A Departed Friend
- by Julia A Moore 21He is sleeping, sounding sleeping
In the cold and silent tomb.
He is resting, sweetly resting
In perfect peace, all alone.
He has left us, God bereft us,
And his will must e'er be done,
It will grieve us, and bereave us
To think of this noble son.
While on earth he done his duty,
To all his fellow men,
Some will miss him in his of office,
Where he often used the pen.
He was witty, always happy,
Kind and genial in his way;
He was generous in his actions,
And his honor could display.
He has held many an office,
And has done his duty well;
And his name will be remembered
By the friends that knew him well.
Friends are weeping, softly weeping,
In his kind and loving home;
Let him slumber, sweetly slumber,
Till God calls him from the tomb.
- by Julia A Moore 17On the life of Andrew Jackson,
Now dear people I will write,
And in sketches, I will tell you
His career with great delight.
His career on earth is ended;
But his name is ever bright,
And his memory is cherished
As a great glorious knight.
The early life of Andrew Jackson,
Its marked in high renown,
As a lover of his country
He proved steadfastly profound,
Through kind teaching of his mother,
That patriot lady brave;
His mind strengthened by her wisdom,
Ere she sank into her grave.
Ah, in manhood, Andrew Jackson,
Was a daring fearless man;
With a strong iron will commanding,
He was loved throughout our land.
He was kind and generous hearted
In his military acts,
Yet was stubborn, while commanding,
And no courage did he lack.
At middle age, Andrew Jackson
Was a noble warlike man,
And was capable of handling
The army at his command.
You can see it by the battles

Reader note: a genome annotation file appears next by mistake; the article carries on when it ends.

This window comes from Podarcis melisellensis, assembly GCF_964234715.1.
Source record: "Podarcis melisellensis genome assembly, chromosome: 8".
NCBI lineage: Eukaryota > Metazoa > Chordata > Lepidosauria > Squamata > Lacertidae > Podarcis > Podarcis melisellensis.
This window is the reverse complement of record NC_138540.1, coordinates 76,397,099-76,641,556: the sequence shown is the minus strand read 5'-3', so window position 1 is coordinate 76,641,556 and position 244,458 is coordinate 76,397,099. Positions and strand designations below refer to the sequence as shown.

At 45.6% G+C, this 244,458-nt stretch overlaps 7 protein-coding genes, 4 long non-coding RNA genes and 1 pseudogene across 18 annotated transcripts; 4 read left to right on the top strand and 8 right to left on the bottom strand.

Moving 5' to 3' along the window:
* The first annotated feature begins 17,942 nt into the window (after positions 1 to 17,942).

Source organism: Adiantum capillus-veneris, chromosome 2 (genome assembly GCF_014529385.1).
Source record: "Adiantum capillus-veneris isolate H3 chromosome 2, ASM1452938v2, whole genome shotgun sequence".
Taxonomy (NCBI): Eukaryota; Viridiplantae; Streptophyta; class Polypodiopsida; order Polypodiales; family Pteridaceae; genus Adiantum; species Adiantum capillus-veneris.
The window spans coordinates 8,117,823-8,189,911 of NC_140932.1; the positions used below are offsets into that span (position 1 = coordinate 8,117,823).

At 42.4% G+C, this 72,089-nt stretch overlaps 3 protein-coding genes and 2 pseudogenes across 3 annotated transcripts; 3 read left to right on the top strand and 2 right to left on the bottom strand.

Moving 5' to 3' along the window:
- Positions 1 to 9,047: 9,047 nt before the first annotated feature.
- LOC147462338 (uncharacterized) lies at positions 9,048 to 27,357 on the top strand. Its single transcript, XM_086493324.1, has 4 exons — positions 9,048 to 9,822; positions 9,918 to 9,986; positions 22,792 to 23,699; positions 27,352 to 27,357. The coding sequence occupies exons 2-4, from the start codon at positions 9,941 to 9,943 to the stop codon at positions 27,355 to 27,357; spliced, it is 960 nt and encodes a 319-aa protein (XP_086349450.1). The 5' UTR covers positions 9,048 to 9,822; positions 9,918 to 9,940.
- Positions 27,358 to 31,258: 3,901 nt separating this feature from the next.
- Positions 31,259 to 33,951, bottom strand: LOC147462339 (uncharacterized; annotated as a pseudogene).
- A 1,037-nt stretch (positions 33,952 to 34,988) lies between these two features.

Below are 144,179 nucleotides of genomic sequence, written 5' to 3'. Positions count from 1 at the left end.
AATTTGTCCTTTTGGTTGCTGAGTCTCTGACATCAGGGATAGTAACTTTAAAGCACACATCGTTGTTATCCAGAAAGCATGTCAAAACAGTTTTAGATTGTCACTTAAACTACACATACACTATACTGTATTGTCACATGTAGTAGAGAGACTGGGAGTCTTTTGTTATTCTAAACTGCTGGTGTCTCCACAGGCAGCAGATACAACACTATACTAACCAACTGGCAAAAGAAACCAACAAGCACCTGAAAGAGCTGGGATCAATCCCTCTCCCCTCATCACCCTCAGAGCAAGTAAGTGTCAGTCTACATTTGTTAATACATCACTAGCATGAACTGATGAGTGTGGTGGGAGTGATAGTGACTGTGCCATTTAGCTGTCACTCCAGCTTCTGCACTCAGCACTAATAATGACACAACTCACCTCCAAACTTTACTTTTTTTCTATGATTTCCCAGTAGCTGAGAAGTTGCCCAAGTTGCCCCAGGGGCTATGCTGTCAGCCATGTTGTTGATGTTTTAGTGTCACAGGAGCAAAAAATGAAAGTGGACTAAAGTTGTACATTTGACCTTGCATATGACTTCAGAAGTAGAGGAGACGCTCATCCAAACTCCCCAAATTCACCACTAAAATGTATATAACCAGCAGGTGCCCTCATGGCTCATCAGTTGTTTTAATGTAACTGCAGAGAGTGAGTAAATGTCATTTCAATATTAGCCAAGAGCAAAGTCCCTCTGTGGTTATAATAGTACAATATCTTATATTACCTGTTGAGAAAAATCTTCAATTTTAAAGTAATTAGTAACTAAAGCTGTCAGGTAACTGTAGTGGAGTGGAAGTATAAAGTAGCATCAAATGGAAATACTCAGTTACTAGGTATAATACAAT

Of his Indian campaign,
Or the battle of New Orleans,
Where so many men were slain.
The dauntless energy of Jackson,
Oh, should never be forgot,
Or the battle of New Orleans,
Where he diligently fought.
Where he fought to save his country,
From the British fleets of fame;
Through coolness and courage
The victory he did gain.
As commander, Andrew Jackson
Was a soldier of great skill,
And he nobly done his duty
To his country, with good will.
Yet in life his acts were censured,
Ah, by men both great and small.
One the acts that made him trouble
Was the arresting of Judge Hall.
Oh, that act cost Andrew Jackson
Many heart pang in after life,
For he thought it was his duty
In that hard cruel strife
That his soldiers should obey him
And fulfill every command,
As he knew no other method,
He could save his native land.
The people loved Andrew Jackson,
"Old Hickory" was their friend.
As a President o'er our country
He proved faithful to the end.
His career on earth was ended
Eighteen Forty Five; is seen
As a star his name is shining
The "hero" of "New Orleans."
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